No. Having a raised floor is certainly nice, but in our view absolutely not necessary to have a winterproof camper. Our womi doesn’t have a raised floor either, and we travel in all seasons. However, it is crucial that important components such as the tanks and pipes are also warmed by the normal heating and can not freeze. Neither when stationary nor when driving.
To make it more comfortable for the feet, we have adapted and laid a carpet.
If you spend some time winter camping, you quickly notice which parts of your vehicle are better insulated and which are worse. I myself remember ice-cold doors of a van that I had borrowed for camping years ago.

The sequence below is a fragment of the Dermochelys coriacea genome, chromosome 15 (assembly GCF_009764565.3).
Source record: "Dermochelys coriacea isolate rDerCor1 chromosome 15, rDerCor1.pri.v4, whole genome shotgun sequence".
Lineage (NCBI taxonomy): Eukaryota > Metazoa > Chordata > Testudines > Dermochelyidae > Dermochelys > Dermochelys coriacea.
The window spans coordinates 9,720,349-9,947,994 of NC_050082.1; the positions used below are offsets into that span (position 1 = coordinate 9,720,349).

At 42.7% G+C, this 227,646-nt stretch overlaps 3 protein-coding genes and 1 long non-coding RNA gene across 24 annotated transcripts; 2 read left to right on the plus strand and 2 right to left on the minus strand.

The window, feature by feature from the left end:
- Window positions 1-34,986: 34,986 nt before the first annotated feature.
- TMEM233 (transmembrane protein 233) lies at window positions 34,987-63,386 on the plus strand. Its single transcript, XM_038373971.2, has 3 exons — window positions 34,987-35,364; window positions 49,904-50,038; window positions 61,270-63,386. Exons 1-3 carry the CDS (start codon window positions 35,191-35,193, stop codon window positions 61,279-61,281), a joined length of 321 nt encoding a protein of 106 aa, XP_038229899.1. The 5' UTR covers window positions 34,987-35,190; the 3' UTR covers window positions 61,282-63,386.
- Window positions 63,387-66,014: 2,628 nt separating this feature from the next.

In our semi-integrated, the walls of the body are better insulated compared to a panel van. Still, you notice cold spots that just aren’t sealed well enough, like the body door. In our car, there is a strong draught from below. We help ourselves with an older blanket, which we place there in the lower part of the exit. But be careful not to block the openings of the forced ventilation. In our case, these are further inside on the entrance step.
Many motorhome owners find the cab too cold and help themselves with such insulating hoods, which they wrap around the entire “face” of the Ducato from the outside. This may have an insulating effect, but we don’t like it. Who drives to a beautiful place and then blocks the view with such a monstrosity? But that is up to everyone.
I have also heard of a solution that an additional hot water parking heater is installed in the Fiat Ducato, which – like in a passenger car – then makes additional warm from the vents of the cockpit. An expensive and exclusive solution for particularly pronounced frostbite.